Consumer, the unprotected king | Pakistan Today

Consumer, the unprotected king

In 1985, the UN passed a resolution in favour of consumers, giving them eight basic rights. These include: right of protection, representation, reparation, information, healthy environment, selection, basic necessities and education

Former US President John F Kennedy, in his address to the Congress in 1962 said, “Consumers are the largest economic group, affecting and affected by almost every public and private economic decision. Yet they are the only important group, whose views are often not heard”. According to two well known Professors, Mr Jerry (Yoram) Wind and Mr. Vijay Mahajan“The consumer is king”.

Consumerism means protection of rights and interests of common buyers, who consume goods at a massive scale. The movement of consumerism first started in the United States in the 20th century with the aim to protect consumers from poor quality goods, bait advertisements, imbalanced prices and faulty services.

In 1985, the UN passed a resolution in favour of consumers, giving them eight basic rights. These include: right of protection, representation, reparation, information, healthy environment, selection, basic necessities and education. All the United Nations member states have now made legislations on consumer rights, including Pakistan where the process of legislation started in 1994.

After a one year discourse, parliament approved the Islamabad Consumer Protection Act 1995 (ICPA 1995) and enacted it in the federal capital territory in 1995. Similarly, provincial assemblies of NWFP (now KPK), Balochistan, and the Punjab passed their separate acts in 1997, 2003 and 2005 respectively. Sindh governor promulgated the Consumer Protection Ordinance in 2004 which lapsed due to lack of interest of the then government. In 2015, Sindh government, however, passed and enacted The Sindh Consumer Protection Act 2014. Khyber Pakhtunkhwa (KPK) government made amendments in Consumer Protection Act 1997 in 2015 and increased the number of consumer courts from seven to 15, but two districts still have no courts. Though consumer protection laws and regulations exist, these have yet to be translated into an efficient consumer redressal mechanism.

It is mandatory upon the federal government to establish a consumer council under ICPA 1995 for the protection of rights and interests of consumers, but unfortunately the dream did not come true even after 21 years of the passage of the act.

In Punjab, 11 consumer courts and consumer councils are functioning, but a big number of consumers are still being exploited by service providers, manufacturers and shopkeepers. Since enactment of legislationin 2005, only 58,861 cases have been filed, out of these 49,457 cases are being disposed of. The consumer courts in the province are operational at divisional level and a single court has to handle cases from more than two districts. More distance between the court and hometown means the consumer has to bear a higher opportunity cost to get compensation.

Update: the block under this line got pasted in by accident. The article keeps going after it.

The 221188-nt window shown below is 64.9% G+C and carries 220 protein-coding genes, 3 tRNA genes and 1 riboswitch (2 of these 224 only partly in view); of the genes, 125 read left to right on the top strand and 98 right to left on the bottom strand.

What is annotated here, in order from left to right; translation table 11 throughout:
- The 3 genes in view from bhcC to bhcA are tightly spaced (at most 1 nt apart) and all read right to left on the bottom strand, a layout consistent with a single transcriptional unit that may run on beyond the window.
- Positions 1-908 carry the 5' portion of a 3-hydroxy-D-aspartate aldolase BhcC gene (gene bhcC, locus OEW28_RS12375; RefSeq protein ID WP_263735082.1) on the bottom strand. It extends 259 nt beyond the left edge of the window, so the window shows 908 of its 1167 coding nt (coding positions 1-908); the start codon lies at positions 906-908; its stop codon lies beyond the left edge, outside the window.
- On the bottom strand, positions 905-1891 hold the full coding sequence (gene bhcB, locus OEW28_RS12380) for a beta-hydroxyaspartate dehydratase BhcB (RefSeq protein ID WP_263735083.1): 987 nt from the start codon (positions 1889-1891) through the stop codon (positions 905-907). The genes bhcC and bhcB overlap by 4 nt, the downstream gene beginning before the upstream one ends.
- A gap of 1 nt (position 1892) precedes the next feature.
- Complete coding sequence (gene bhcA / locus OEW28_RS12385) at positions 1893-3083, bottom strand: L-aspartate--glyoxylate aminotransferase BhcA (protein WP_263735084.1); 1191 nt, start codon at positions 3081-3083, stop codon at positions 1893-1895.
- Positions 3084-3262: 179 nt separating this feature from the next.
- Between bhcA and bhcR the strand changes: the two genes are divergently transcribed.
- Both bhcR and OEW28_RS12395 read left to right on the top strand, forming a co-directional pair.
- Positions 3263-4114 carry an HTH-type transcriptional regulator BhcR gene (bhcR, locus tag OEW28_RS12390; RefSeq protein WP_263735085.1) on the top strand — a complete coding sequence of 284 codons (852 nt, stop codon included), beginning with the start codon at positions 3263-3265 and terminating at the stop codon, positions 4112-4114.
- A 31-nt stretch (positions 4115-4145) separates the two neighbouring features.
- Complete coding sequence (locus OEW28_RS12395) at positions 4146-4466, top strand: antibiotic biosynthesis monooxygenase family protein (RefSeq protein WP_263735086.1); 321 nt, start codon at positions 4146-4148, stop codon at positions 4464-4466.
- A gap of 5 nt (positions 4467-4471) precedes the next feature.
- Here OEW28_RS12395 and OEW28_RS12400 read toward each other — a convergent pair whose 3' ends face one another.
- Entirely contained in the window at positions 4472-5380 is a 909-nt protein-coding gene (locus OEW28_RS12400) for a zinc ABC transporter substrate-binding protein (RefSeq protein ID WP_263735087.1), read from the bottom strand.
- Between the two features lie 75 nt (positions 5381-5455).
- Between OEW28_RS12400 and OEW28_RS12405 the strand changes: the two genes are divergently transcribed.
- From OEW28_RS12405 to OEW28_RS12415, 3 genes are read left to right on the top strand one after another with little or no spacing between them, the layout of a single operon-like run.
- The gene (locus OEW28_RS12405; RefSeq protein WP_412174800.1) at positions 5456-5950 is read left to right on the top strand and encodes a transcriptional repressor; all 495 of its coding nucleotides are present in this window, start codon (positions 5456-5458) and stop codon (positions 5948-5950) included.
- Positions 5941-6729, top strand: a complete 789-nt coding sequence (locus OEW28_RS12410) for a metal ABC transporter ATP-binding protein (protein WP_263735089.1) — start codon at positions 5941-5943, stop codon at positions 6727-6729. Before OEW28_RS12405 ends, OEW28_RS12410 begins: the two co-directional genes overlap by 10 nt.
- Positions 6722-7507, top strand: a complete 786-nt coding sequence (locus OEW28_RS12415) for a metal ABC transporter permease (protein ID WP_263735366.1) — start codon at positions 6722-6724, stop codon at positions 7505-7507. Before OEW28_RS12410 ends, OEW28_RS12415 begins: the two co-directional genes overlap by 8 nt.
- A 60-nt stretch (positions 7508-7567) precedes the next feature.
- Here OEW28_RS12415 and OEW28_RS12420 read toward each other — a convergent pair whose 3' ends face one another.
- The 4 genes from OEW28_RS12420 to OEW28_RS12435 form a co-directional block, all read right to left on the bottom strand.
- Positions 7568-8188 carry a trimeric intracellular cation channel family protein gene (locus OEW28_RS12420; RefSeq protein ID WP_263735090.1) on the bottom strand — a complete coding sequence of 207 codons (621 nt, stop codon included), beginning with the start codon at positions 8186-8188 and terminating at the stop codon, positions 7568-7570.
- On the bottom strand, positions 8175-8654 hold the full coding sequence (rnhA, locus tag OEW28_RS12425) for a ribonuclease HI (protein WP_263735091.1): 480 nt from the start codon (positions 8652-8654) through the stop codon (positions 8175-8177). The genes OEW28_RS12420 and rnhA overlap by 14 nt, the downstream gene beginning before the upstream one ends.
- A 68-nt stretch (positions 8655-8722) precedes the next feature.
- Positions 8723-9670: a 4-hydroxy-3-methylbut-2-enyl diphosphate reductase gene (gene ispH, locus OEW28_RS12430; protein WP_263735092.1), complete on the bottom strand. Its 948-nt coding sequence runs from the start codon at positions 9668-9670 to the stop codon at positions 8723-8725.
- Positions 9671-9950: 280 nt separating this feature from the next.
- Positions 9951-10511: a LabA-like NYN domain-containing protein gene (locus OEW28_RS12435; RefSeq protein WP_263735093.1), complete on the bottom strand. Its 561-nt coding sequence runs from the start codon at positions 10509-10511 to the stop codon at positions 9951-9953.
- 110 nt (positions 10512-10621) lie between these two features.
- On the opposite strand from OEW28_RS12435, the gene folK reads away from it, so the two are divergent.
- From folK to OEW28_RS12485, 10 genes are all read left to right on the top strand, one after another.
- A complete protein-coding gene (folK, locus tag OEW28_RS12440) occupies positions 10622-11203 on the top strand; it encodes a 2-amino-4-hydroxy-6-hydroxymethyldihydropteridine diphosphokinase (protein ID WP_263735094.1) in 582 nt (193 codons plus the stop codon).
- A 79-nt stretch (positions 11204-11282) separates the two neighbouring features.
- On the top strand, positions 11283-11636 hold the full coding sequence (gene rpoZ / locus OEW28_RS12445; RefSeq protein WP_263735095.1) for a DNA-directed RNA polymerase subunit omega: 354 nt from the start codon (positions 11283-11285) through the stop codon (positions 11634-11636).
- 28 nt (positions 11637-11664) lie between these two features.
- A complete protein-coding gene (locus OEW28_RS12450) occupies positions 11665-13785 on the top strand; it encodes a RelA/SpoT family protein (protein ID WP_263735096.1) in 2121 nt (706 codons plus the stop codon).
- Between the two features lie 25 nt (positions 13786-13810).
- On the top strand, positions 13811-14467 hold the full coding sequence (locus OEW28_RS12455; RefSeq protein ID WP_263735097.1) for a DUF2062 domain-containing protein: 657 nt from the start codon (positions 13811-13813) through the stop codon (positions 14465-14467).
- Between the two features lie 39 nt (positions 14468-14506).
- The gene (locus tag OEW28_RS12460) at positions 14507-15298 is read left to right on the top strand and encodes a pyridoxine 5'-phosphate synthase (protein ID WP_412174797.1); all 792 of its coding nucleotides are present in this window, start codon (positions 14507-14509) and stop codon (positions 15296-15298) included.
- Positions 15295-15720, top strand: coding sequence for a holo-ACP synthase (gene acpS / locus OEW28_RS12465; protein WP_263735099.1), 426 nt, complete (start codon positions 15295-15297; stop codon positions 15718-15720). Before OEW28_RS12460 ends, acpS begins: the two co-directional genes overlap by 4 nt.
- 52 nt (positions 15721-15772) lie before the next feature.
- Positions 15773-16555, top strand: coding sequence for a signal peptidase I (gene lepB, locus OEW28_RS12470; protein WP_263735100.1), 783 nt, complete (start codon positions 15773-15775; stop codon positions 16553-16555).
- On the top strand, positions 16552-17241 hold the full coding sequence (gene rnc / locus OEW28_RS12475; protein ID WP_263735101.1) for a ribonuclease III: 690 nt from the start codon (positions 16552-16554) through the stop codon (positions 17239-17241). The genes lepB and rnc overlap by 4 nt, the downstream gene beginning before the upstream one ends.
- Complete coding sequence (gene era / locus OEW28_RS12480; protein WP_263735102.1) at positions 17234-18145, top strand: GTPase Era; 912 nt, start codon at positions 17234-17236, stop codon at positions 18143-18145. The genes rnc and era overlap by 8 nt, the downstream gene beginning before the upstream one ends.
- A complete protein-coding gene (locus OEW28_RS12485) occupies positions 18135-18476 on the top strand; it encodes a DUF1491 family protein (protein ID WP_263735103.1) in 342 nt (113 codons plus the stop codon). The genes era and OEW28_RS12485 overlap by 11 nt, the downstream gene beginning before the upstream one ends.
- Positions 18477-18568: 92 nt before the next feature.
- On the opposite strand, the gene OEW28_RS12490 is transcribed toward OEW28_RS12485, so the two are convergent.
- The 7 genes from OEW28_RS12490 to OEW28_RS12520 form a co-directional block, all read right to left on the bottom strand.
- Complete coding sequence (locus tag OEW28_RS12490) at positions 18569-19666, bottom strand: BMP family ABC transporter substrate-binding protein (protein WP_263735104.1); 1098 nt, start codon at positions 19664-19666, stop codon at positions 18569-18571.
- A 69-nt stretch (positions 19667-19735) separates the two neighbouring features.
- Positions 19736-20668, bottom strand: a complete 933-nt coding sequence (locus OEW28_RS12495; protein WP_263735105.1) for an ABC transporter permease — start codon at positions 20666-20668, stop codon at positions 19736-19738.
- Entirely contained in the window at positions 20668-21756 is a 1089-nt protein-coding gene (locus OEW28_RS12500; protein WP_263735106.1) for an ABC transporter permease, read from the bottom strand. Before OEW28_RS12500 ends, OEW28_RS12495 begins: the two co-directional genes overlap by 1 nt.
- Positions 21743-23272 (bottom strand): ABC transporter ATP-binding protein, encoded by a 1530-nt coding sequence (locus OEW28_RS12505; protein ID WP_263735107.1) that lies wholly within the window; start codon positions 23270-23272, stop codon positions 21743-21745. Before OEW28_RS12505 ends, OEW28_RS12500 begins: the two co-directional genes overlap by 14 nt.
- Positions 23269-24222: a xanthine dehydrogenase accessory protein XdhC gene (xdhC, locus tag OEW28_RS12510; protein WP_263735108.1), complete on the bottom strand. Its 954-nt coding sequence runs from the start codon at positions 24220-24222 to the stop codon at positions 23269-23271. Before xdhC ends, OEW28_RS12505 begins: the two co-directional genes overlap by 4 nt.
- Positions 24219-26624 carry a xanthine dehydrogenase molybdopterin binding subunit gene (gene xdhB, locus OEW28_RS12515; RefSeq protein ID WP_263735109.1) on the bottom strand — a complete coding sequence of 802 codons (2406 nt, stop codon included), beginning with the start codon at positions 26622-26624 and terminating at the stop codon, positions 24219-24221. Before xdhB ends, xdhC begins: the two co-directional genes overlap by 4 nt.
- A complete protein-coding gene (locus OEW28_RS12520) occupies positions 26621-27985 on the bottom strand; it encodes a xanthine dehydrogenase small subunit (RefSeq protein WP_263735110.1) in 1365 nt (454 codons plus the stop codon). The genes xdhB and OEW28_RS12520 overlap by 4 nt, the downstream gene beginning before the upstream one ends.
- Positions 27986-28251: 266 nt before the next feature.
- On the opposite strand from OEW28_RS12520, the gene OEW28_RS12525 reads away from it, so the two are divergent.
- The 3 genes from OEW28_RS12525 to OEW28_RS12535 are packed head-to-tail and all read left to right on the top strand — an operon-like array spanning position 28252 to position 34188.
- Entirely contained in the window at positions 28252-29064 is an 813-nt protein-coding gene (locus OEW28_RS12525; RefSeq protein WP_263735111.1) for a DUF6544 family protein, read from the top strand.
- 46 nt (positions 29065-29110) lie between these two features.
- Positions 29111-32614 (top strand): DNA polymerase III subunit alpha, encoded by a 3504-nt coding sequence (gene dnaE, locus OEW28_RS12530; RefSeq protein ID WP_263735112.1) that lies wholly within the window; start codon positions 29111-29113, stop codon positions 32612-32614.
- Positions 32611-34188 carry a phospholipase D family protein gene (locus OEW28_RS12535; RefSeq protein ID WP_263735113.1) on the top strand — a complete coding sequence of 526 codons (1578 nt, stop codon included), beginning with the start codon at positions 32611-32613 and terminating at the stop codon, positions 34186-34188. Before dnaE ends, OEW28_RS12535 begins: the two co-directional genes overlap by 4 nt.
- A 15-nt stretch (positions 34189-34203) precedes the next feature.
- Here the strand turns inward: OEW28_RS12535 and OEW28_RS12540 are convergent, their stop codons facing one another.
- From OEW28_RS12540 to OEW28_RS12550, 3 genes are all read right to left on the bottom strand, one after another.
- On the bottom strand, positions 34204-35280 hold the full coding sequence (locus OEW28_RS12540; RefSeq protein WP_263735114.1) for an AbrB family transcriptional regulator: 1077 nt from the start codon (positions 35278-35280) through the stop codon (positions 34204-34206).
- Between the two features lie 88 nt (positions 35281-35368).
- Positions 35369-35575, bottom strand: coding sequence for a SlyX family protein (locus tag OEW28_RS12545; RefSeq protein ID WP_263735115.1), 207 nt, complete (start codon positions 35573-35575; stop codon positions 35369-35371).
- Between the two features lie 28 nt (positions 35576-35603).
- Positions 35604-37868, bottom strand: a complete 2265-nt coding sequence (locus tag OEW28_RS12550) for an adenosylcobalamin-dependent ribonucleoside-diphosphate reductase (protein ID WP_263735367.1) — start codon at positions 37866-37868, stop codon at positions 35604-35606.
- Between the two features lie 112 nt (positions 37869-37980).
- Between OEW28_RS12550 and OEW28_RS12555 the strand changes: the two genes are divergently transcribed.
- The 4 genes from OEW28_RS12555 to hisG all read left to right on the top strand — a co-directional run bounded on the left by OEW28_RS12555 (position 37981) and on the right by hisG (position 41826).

Another factor causing violation of consumer rights is the lack of awareness in consumers about their rights. During a survey, it was learnt that a few number of people were aware of their rights, consumer councils and consumer courts. District consumer councils are legally bound to create awareness about the protection of consumer rights, but sadly they have failed to fulfil their responsibility. Though a number of awareness campaigns were launched in this regard, these had very limited influence due to faulty marketing strategy. In the age of print, electronic and social media, the councils’ failure to utilise these tools, which is not less than a crime and turning a blind eye on consumers’ welfare.

In India, a separate ministry is working for the protection and promotion of consumer rights. The ministry is running a campaign on electronic media title “Jago Grahak Jago” to spread awareness among consumers. Another problem with our state machinery is that the judges/magistrates of the consumer courts are not specialised in consumerism. A major shortcoming is that federal as well as provincial governments have no comprehensive policy for the protection and promotion of consumer rights.

There is a need to review the whole system and consumer laws to make necessary amendments for the protection and promotion of consumer rights

There is a need to review the whole system and consumer laws to make necessary amendments for the protection and promotion of consumer rights. Moreover, some of the key terms like complaint, complainant, consumers and services hamper the consumers to lodge a complaint because these definitions don’t give a cover to most of the complainants (consumers). There is an urgent need to redefine these terms.

Besides, our government needs to learn from good practices like setting up of National-Consumer Helpline (in the case of India), usage of electronic and social media for spreading awareness because only an aware consumer can become an empowered consumer, appointmentof an honest and impartial person as chairperson of the provincial councils, expansion of consumer courts at tehsil level and online judicial system. Last but not least, the federal government should devise a comprehensive policy on consumerism with the collaboration of provinces under the guidelines of United Nations, Consumer International and local consumer protection organisations.

Rizwan Ali

The writer is an MPhil Scholar at Pakistan Institute of Development Economics, Islamabad and Internee at Sustainable Development Policy Institute, Islamabad. He can be reached at [email protected]



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